A measure of the India’s rupee expected volatility fell to its lowest level in three years after the surging monsoon rains eased fears that agricultural output will decline and fuel inflation as a result.
The rupee’s 3-month implied volatility, an index that measures the expected swings in the exchange rate used to assign prices to options, plunged 27 basis points to 7.08 percent in Mumbai trading, its lowest level since August 2011. The currency declined just under 0.1 percent in the spot market to trade at 60.1775 per dollar.
The rupee’s 3-month offshore non-deliverable forwards advanced 0.1 percent to trade at 60.83 per dollar.
“The recent news about monsoon revival, easing inflation and rising industrial production is positive,” Vikas Babu, a foreign-exchange trader at Andhra Bank in Mumbai told Bloomberg News. “The market was largely lackluster today. The rupee gained initially as exporters sold dollars and dropped a bit later as oil companies were seen in the market.”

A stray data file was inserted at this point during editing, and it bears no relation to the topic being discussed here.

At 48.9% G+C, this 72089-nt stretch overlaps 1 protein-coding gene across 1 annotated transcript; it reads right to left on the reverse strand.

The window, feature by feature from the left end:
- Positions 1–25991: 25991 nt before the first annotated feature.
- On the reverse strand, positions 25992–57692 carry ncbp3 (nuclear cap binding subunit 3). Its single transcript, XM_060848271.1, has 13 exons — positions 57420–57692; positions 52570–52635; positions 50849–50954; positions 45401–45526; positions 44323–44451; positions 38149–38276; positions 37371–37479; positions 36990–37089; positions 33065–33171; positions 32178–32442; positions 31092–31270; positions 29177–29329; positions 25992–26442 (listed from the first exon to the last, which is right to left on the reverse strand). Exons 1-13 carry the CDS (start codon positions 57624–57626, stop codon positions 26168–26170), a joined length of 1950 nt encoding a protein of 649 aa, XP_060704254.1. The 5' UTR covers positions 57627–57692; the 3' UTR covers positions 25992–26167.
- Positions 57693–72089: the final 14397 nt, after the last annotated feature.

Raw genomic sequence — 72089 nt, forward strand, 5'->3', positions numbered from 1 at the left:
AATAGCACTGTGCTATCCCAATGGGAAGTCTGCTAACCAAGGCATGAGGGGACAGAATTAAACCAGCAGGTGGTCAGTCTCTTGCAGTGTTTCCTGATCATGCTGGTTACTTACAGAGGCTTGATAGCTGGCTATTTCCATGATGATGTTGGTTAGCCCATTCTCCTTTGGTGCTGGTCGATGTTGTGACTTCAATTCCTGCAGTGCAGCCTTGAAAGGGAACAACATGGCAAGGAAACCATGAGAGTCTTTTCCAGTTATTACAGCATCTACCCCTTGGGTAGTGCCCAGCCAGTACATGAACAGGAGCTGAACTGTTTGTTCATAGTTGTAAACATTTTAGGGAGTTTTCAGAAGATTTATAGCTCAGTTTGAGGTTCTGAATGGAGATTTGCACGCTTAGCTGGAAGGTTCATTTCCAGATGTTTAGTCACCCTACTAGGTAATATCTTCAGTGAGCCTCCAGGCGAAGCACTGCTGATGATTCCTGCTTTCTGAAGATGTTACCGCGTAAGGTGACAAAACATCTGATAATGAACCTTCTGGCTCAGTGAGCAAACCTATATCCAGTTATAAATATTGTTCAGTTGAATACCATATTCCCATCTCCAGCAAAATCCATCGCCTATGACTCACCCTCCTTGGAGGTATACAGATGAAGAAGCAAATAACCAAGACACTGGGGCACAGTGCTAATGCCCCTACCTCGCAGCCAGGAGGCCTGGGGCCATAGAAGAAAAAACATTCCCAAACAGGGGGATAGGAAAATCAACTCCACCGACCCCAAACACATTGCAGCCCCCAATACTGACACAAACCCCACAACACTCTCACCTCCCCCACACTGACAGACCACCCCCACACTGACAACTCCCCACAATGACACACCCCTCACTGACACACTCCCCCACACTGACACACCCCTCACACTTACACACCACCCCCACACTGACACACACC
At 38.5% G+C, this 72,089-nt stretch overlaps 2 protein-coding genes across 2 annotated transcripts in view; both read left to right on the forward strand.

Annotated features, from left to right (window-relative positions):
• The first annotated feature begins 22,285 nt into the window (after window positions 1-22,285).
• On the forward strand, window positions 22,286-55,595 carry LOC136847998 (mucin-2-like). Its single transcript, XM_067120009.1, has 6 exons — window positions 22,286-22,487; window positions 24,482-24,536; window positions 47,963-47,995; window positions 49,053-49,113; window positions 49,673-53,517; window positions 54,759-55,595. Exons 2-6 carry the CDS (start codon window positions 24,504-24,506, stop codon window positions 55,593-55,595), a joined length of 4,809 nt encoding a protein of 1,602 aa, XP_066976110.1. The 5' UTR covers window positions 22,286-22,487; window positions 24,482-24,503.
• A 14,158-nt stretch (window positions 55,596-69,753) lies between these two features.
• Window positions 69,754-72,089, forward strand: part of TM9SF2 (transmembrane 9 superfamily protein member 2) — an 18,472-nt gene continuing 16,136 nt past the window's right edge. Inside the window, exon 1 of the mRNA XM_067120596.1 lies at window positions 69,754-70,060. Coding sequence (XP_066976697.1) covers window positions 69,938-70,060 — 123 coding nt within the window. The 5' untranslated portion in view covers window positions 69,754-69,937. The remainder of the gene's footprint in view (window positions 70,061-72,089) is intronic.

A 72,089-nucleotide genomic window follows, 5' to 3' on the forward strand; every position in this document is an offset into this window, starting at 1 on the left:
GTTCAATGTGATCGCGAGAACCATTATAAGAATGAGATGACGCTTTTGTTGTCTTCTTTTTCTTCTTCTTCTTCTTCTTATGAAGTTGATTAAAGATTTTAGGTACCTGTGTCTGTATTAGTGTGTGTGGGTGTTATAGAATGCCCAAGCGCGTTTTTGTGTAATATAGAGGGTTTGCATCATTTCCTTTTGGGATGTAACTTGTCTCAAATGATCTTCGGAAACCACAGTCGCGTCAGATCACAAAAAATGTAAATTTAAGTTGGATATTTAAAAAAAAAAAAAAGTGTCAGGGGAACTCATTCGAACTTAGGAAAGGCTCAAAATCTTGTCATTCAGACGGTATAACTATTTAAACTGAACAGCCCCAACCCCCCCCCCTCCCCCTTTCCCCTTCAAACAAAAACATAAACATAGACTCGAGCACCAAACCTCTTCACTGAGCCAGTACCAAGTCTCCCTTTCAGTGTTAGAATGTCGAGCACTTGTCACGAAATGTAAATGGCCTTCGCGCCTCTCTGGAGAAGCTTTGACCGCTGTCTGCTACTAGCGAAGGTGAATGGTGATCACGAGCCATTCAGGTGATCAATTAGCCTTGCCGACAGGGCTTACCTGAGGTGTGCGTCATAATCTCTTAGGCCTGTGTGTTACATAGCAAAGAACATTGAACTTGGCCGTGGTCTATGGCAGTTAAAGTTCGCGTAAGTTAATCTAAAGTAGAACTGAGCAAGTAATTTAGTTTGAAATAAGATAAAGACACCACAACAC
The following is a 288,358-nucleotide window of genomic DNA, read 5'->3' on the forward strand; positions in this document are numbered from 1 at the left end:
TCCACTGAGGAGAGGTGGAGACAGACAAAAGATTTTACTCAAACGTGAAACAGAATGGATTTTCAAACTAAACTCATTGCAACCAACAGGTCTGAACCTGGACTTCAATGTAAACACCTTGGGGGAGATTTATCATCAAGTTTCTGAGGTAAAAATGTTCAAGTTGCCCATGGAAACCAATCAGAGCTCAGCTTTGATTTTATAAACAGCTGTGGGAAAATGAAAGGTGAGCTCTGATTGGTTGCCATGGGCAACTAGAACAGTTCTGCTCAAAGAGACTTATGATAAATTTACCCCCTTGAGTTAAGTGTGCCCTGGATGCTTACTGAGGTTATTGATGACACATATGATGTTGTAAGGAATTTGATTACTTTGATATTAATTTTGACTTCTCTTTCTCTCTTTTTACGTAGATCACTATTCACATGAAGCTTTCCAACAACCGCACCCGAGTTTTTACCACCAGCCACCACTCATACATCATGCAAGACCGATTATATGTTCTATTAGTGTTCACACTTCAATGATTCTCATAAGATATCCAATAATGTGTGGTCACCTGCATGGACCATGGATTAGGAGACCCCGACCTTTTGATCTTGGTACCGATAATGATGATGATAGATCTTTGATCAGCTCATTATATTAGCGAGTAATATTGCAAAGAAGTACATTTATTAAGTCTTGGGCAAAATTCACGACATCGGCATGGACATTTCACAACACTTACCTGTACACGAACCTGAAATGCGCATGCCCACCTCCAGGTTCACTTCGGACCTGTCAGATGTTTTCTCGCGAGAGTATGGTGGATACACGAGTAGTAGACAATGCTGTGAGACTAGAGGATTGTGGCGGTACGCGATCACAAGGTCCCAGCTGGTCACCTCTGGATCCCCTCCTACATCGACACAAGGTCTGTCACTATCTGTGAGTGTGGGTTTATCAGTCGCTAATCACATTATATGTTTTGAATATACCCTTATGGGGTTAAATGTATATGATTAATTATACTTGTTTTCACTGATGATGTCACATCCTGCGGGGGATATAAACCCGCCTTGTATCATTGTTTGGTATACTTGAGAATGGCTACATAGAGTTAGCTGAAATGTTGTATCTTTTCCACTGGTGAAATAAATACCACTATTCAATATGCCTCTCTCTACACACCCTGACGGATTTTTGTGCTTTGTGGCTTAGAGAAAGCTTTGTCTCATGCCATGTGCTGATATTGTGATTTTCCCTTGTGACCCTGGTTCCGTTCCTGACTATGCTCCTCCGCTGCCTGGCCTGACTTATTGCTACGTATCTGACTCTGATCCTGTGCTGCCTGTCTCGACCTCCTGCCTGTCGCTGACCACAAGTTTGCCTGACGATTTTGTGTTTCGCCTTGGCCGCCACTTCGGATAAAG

The deficit on the June-September rainfall shrank to 36 percent of target 50-year median since June 1, reported the weather department on Wednesday. This compares with 43 percent as of July 11.
Consumer prices increased 7.3 percent in June, the slowest pace since the beginning of 2012. Factory output rose 4.7 percent in May from a year ago, the quickest pace in 19 months, while overseas shipments rose 10.2 percent last month.
Meanwhile, the Russian ruble plunged the most since the country invaded Crimea after the U.S. imposed further sanctions on Russia for its interference in the Ukraine conflict. The currency fell 1.6 percent to trade at 34.9265 per dollar by 4:27 p.m. in Russia, the steepest drop since March 3. Later in the day, the ruble fell further on news that a Malaysian Airlines plane was shot down in Ukraine. To register for a free 2-week subscription to ForexMinute Premium Plan, visit www.forexminute.com/newsletter.
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